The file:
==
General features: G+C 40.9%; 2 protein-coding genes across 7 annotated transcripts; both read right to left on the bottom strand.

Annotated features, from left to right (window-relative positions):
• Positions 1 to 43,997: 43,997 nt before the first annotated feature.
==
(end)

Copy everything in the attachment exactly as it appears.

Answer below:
General features: G+C 40.9%; 2 protein-coding genes across 7 annotated transcripts; both read right to left on the bottom strand.

Annotated features, from left to right (window-relative positions):
• Positions 1 to 43,997: 43,997 nt before the first annotated feature.